The different approaches falling under the umbrella of “real-world neuroscience” have developed drawing on theoretical advances but also, to differing degrees, on the ongoing advances in signal processing techniques, computational power, and/or brain mapping tools. This fact is important inasmuch as there is a heated debate regarding the extent to which scrutinizing neurocognitive functions with multiple imaging methods and/or sophisticated techniques of signal analysis alone can provide us with any clue as to the underlying mechanisms. Reservations in the neuroscientific community regarding many of the novel, technology-heavy approaches are clearly visible in voices of prominent researchers (e.g., Krakauer, Ghazanfar, Gomez-Marin, MacIver, & Poeppel, 2017; see also a provocative study by Jonas & Kording, 2017).

The aim of this Special Focus is to bring together, contrast, and start creating synergies across the variety of the existing “real-world neuroscientific” approaches. These approaches follow distinct definitions of “real-world neuroscience research” and address different shortcomings of existing, “traditional” neurocognitive research. In the “The Issue” section below, we describe the main findings and innovations reported in the invited articles. In the subsequent “Q&A” section, four early-career researchers and the speakers of the CNS 2017 symposium—Suzanne Dikker, Alex Huth, Pawel Matusz, and Catherine Perrodin—answer questions, such as those pertaining to most exciting insights offered by studying brain/mind functioning in more naturalistic settings, the readiness of the field for a paradigm shift, or future directions of the field as a whole. Their responses aim to showcase both distinctive features of the different “real-world neuroscience” approaches as well as their commonalities.

One such commonality may be conceptualization of neuroscientific investigation as a three-stage cycle akin to the “exploration–confirmation” cycle traditionally proposed for the scientific method (see Figure 1). In this cyclical model and contrasting with real-world research, “classic” neuroscientific research (Figure 1A) offers piecemeal insights into naturalistic perception and action, by testing detailed hypotheses regarding specific aspects of a task or situation, with maximized statistical power (enabled by simplified experimental designs). For this purpose, it manipulates a minimal number of factors in paradigms that isolate the process of interest (process-specific tasks), for example, one type of stimuli or task, with participants tested with nonmobile brain imaging tools (in the case of nonhuman animals, using head-fixed or anesthetized subjects). The highly detailed hypotheses generated and falsified by these approaches have been critical for establishing many fundamental principles orchestrating neurocognitive functions underlying perception and action.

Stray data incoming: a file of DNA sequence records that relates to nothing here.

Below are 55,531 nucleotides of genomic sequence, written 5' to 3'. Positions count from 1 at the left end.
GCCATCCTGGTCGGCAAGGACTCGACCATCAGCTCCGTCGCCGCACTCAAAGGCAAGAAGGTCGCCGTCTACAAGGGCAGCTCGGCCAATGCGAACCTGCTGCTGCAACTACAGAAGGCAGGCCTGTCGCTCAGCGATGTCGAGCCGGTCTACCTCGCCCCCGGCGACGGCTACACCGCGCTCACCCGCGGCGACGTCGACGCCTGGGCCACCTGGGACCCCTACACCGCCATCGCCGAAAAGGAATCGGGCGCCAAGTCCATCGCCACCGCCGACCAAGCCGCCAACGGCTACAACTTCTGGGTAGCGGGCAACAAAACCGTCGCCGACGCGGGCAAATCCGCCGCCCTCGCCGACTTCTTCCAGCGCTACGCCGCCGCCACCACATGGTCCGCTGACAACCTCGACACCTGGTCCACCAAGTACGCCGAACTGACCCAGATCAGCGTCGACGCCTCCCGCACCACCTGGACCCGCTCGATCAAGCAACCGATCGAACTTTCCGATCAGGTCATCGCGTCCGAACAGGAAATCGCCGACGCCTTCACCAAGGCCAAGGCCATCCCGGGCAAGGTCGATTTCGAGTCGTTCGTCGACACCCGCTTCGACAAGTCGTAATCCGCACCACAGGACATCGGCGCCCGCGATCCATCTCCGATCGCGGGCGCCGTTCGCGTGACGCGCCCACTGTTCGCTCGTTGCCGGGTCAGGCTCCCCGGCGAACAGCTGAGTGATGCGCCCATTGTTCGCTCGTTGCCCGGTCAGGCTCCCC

Figure 1. 

A schematic illustration of a three-stage cyclical model of the advantages and limitations in investigating neurocognitive functions of fully naturalistic studies and more traditional, laboratory-based approaches. (A) “Classic” neuroscientific research, conducted inside the laboratory (e.g., involving participants performing simple tasks involving a single type of stimuli, while their brain responses are recorded with MRI or EEG), provides the opportunity to test detailed hypotheses related to particular aspects of a situation/task. These approaches have maximal control over stimulation and the testing environment, typically at the expense of ecological validity of the tested processes. (B) Naturalistic laboratory research provides a closer approximation of natural perception and action while maintaining a certain level of stimulus and environment control. These approaches test models of neurocognitive functions in settings resembling everyday situations by using traditional, process-specific paradigms but adapted so that they emulate variabilities present in real-world situations (e.g., testing nonhuman animals inside laboratory cages where the animals can move freely; in the case of research in humans, brain responses are still recorded in the laboratory, using MRI, EEG, and so forth, but both hypothesis- and data-driven approaches are often employed), but the paradigms involve systemic manipulations of, for example, stimulus formats (e.g., visual, auditory, audiovisual), stimulus relevance, and/or task demands. (C) Research conducted in veridical real-world situations (e.g., in classrooms, or with naturalistic stimuli, such as movies) enable scientists to directly test the extent to which laboratory-generated hypotheses and theories of perception and action hold in the real world and may reveal novel factors and mechanisms influencing these functions in everyday environments. The latter can then be examined piecemeal with “classic” neuroscientific approaches (A) or tested more holistically in controlled but more naturalistic settings with naturalistic approaches (B). Images depicting MRI and EEG (inside the laboratory and the classroom) setups as well as that of mice in a laboratory cage have been provided due to the courtesy of (from top left to bottom right): Alex Huth, Nora Turoman, Diane Quinn (© 2015 Trevor Day School), and Bridgette Archer.